محطات التقطير الومضى لتحلية مياه البحر2[MSF+3.jpg]
some of types of tanks we services
انواع الخزانات التى يتم تنظيفها
ASME Specification Tanks
Fuel Tanks
Storage Tanks
Custom Tanks
Plastic Tanks
Tank Cleaning Equipment
Double Wall Tanks
Septic Tanks
Water Storage Tanks
Fiberglass Reinforced Plastic Tanks
Stainless Steel Tanks
Custom / Septic
مراحل المعالجة الاولية والثانوية والمتقدمة للصرف الصناعى

صور مختلفة
من وحدات وخزانات معالجة الصرف الصناعى
 التى تم تصميمها وتركيبها من قبل المجموعة

صور
 من خزانات الترسيب الكيميائى والفيزيائى
 لوحدات معالجة الصرف الصناعى
المصممة من قبل المحموعة



technolab el-bahaa group


technolab el-bahaa group


technolab el-bahaa group

technolab el-bahaa group


technolab el-bahaa group


technolab el-bahaa group


technolab el-bahaa group


technolab el-bahaa group


technolab el-bahaa group


technolab el-bahaa group




مياه رادياتير اخضر اللون
بريستول تو ايه
انتاج شركة بريستول تو ايه - دمياط الجديدة
مجموعة تكنولاب البهاء جروب

اسطمبات عبوات منتجات شركة بريستول تو ايه-دمياط الجديدة

مياه رادياتير خضراء فوسفورية

من انتاج شركة بريستول تو ايه 

بترخيص من مجموعة تكنولاب البهاء جروب


زيت فرامل وباكم

DOT3



شاطر | 
 

 14-كتالوج اجهزة معمل تحاليل المياه والهندسة الصحية النظرى(المركبات النيتروجينية)

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عدد المساهمات : 3484
تاريخ التسجيل : 15/09/2009
العمر : 49
الموقع : مصر

مُساهمةموضوع: 14-كتالوج اجهزة معمل تحاليل المياه والهندسة الصحية النظرى(المركبات النيتروجينية)   الإثنين يناير 24, 2011 1:44 am

Chemical parameters of water
Nitrogen compounds
Nitrogen is required by all organisms for the basic processes of life to make proteins, to grow, and to reproduce. Nitrogen is very common and found in many forms in the environment. Inorganic forms include nitrate (NO 3 ) , nitrite (NO 2 ) , ammonia (NH 3 ) , and nitrogen gas (N 2 ) . Organic nitrogen is found in the cells of all living things and is a component of proteins, peptides, and amino acids. Excessive concentrations of nitrate, nitrite, or ammonia can be harmful to humans and wildlife. High levels of nitrate, along with phosphate, can overstimulate the growth of aquatic plants and algae, resulting in high dissolved oxygen consumption, causing death of fish and other aquatic organisms. This process is called eutrophication. Nitrate, nitrite, and ammonia enter waterways from lawn fertilizer run-off, leaking septic tanks, animal wastes, industrial waste waters, sanitary landfills and discharges from car exhausts.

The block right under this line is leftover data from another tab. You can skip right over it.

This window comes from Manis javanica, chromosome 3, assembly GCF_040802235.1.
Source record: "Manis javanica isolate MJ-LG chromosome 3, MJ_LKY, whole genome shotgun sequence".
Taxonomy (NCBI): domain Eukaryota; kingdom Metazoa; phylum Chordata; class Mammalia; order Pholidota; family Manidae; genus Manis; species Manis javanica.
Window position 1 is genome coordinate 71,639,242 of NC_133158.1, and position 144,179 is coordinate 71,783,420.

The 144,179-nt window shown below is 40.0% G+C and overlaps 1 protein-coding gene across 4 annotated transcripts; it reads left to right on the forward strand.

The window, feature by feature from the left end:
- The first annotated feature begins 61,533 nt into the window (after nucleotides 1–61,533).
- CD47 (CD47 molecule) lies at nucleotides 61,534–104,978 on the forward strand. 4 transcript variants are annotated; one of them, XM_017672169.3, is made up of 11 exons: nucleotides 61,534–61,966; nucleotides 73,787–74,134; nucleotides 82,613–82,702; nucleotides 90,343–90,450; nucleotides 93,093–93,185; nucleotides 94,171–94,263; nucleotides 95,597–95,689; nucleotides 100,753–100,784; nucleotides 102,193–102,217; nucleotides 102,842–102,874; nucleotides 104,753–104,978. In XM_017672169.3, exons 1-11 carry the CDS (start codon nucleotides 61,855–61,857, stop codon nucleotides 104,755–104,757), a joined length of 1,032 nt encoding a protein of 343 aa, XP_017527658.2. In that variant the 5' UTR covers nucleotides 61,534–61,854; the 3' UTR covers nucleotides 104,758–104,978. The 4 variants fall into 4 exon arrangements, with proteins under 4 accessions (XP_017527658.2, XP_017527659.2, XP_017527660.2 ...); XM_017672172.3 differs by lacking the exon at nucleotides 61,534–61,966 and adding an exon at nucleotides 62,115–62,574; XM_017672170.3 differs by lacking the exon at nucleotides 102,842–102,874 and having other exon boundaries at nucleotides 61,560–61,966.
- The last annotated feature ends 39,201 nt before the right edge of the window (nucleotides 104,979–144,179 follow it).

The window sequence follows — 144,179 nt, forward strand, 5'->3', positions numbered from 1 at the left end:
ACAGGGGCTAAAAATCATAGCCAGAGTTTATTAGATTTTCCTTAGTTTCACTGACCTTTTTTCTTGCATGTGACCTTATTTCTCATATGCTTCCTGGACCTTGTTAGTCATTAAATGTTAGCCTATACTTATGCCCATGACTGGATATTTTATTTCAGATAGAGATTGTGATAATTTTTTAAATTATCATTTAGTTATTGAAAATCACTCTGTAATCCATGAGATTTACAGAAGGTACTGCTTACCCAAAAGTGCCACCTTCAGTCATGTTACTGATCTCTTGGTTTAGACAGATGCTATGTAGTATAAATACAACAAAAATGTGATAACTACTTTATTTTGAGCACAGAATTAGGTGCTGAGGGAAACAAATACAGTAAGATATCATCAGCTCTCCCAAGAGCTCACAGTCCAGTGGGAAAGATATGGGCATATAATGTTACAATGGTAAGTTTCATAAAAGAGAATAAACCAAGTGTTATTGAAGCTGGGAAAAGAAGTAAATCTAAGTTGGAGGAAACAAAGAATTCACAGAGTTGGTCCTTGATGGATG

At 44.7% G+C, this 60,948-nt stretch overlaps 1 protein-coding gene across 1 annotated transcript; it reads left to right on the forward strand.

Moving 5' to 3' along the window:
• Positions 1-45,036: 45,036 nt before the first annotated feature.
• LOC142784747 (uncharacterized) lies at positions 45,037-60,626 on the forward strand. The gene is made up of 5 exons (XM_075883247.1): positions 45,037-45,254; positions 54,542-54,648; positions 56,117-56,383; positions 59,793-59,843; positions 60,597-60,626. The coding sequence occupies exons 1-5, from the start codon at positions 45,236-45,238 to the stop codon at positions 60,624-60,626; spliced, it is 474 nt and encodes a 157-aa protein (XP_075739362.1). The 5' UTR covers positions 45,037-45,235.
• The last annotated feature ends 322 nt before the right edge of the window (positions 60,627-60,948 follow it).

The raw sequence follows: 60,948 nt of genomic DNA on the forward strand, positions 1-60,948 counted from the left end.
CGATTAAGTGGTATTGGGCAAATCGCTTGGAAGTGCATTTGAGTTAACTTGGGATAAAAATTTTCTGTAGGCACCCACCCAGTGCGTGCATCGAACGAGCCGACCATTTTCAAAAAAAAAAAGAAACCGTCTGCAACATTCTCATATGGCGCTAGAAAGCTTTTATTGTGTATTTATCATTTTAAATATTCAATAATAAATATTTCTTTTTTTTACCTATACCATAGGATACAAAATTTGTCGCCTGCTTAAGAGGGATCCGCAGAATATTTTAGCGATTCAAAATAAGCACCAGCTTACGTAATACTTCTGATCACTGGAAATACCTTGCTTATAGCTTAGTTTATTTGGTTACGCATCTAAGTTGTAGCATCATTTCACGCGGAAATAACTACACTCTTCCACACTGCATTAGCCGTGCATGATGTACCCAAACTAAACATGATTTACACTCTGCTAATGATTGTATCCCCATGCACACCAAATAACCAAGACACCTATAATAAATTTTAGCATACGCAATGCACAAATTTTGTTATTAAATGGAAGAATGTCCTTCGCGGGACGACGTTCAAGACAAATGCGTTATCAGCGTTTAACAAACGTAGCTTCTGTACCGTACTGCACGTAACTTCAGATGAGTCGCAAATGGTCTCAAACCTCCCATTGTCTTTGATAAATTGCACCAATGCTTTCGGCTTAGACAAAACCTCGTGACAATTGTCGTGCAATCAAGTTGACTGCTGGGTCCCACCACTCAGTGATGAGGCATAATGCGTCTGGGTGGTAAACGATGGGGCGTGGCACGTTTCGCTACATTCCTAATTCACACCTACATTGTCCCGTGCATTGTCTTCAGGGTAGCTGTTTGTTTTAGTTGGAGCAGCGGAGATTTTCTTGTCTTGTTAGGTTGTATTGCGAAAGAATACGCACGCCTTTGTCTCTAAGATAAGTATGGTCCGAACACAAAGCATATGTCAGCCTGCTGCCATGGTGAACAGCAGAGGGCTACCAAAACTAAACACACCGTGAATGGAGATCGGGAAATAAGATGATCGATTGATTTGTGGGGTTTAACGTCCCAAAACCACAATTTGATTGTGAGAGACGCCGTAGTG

Nitrogen is required by all organisms for the basic processes of life to make proteins, to grow, and to reproduce. Nitrogen is very common and found in many forms in the environment. Inorganic forms include nitrate (NO3), nitrite (NO2), ammonia (NH3), and nitrogen gas (N2). Organic nitrogen is found in the cells of all living things and is a component of proteins, peptides, and amino acids. Nitrogen is most abundant in Earth’s environment as N2 gas, which makes up about 78 percent of the air we breathe.
The Nitrogen Cycle

Nitrogen is recycled continually by plants and animals. This recycling of nitrogen through the environment is called the "nitrogen cycle."
Most organisms (including humans) can't use nitrogen in the gaseous form N2 for their nutrition, so they are dependent on other organisms to convert nitrogen gas to nitrate, ammonia, or amino acids. "Fixation" is the conversion of gaseous nitrogen to ammonia or nitrate. The most common kind of fixation is "biological fixation" which is carried out by a variety of organisms, including blue-green algae, the soil bacteria Azobacter, and the association of legume plants and the bacteriaRhizobium. Additionally, nitrogen can be fixed by some inorganic processes. For example, "high-energy fixation" occurs in the atmosphere as a result of lightning, cosmic radiation, and meteorite trails. Atmospheric nitrogen and oxygen combine to form nitrous oxides (NOx), which fall to the earth as nitrate.
When plants and animals die, proteins (which contain organic nitrogen) are broken down by bacteria to form ammonia (NH3). This process is called "ammonification." Ammonia is then broken down by other bacteria (Nitrosomonas) to form nitrite (NO2), which is then broken down by another type of bacteria (Nitrobacter) to form nitrate (NO3). This conversion of ammonia to nitrate and nitrite is called "nitrification." Nitrates can then be used by plants in order to grow.